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Get your free credit report
You're entitled to get your credit report free from the three credit reporting bureaus annually. You could contact Experian, TransUnion and Equifax and get your credit reports from them or go to the site www.annualcreditreport.com and get all three simultaneously. Some people choose to get their credit reports one at a time at four-month intervals, as this is sort of a free way to monitor their credit on a continuing basis. When you get your credit report or reports read them carefully to see if there have been any unauthorized purchases or accounts opened. If you find one or more of these, you should dispute them with the appropriate credit bureau and ultimately have them removed.
Ignore those sales pitches
If you watch any television or are on your computer for an hour or so a day you've probably seen sales pitches for those companies that charge a fee for credit reports, for your credit score or to monitor your credit. We have two words for this. Ignore them. As noted above, you can get your credit reports free and if you order your report from one of the credit bureau every four months you could be basically monitoring your history year around. There are also websites such as www.CreditKarma.com and www.CreditSesame.com where you can get your credit score free. It won't be your true FICO score, which is the one that most credit providers use, but it will be close enough to give you a good idea of how you stand – credit wise.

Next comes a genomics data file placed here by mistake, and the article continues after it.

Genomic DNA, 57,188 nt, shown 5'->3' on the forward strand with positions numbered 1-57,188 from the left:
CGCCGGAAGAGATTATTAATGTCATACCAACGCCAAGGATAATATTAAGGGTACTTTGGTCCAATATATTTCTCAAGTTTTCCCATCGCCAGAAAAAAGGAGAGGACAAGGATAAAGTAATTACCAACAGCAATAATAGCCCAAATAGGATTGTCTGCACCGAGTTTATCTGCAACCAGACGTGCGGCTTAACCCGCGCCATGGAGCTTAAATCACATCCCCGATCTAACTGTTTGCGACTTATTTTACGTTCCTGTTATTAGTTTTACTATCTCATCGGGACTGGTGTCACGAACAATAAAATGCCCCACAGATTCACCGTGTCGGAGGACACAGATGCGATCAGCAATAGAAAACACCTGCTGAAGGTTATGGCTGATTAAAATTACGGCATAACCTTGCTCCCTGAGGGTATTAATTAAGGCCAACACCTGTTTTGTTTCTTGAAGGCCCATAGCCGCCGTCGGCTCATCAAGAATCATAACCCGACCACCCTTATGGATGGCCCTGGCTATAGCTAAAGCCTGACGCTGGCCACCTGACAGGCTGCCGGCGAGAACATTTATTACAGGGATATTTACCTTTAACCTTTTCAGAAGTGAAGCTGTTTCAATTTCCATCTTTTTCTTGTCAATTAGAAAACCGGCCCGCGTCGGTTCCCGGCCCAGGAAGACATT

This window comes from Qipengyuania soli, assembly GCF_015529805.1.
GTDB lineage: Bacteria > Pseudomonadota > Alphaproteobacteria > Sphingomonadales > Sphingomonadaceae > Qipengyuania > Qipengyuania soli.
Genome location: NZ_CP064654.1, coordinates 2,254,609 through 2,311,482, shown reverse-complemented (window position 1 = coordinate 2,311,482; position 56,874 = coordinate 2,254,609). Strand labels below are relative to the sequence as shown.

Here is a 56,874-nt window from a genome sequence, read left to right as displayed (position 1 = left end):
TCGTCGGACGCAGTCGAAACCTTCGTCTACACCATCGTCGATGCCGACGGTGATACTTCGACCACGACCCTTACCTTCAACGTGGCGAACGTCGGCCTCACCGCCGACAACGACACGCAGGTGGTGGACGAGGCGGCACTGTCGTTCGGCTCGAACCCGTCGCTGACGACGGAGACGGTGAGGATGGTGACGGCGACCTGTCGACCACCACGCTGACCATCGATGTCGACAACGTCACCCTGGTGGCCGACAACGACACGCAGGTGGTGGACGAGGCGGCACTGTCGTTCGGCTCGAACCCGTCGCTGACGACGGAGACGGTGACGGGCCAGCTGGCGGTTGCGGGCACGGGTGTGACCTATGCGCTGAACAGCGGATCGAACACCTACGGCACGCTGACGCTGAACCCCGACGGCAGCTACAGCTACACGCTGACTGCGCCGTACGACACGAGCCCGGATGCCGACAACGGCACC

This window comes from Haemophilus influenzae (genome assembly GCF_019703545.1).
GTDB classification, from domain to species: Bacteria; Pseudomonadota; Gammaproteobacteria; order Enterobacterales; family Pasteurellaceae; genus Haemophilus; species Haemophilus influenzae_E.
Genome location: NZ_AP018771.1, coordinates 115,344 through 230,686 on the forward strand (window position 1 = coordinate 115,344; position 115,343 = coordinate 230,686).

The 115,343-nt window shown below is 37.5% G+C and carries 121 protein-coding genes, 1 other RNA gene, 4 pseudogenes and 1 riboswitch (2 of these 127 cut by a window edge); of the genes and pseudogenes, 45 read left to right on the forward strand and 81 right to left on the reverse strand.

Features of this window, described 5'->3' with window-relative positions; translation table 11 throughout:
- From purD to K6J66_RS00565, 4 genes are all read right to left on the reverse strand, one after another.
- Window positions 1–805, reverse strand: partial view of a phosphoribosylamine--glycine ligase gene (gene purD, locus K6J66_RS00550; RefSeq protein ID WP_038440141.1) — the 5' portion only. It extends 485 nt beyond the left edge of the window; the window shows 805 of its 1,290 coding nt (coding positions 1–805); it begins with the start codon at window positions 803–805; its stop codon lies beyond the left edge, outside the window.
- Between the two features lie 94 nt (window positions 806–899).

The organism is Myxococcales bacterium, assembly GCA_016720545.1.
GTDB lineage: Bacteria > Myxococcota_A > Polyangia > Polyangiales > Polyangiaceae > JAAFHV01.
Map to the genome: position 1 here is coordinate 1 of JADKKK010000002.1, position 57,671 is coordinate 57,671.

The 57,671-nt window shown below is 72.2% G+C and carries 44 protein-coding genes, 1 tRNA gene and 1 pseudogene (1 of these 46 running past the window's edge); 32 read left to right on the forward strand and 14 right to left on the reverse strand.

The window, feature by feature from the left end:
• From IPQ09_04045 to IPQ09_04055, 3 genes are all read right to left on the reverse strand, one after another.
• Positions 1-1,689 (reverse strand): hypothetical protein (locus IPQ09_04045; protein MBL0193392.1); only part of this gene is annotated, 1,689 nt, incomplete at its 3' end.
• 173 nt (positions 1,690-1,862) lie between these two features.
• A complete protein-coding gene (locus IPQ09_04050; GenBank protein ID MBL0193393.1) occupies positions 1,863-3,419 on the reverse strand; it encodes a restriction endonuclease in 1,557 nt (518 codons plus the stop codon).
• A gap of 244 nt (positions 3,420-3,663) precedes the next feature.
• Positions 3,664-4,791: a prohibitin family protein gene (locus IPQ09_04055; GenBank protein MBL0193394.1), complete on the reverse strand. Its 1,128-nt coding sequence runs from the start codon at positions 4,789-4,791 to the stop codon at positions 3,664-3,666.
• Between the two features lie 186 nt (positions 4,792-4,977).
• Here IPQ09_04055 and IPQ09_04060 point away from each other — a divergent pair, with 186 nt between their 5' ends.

It couldn't hurt
Most experts suggest that you not sign up for a paid credit monitoring service as you can basically monitor your credit yourself. However, if you are told that a company you do business with has suffered a data breach it couldn't hurt to sign up for any free credit monitoring it offers.
If your identity is stolen
If you are hit by i dentity fraud or theft, the Federal Trade Commission suggests that you immediately notify one of the three credit reporting bureaus and ask for a 90-day credit alert. This alert will tell businesses that you need to be contacted before any new accounts can be opened in your name. You can renew that alert every three months or if you filed an identity theft report with the police you could keep it in effect for seven years. And if you are the victim of credit card fraud, you should contact whichever company issued the card to dispute the fraudulent charges and have any bogus accounts closed.
Keep good records
It's important to keep good records of any correspondence between you, your bank or credit bureau. Make sure you keep copies of all correspondence and reports. Whenever you send a letter to your bank, one of the credit bureaus or a credit card provider, be sure to use certified mail to get delivery receipts and when you make a phone call, keep good notes as to what was discussed and what, if anything was promised you.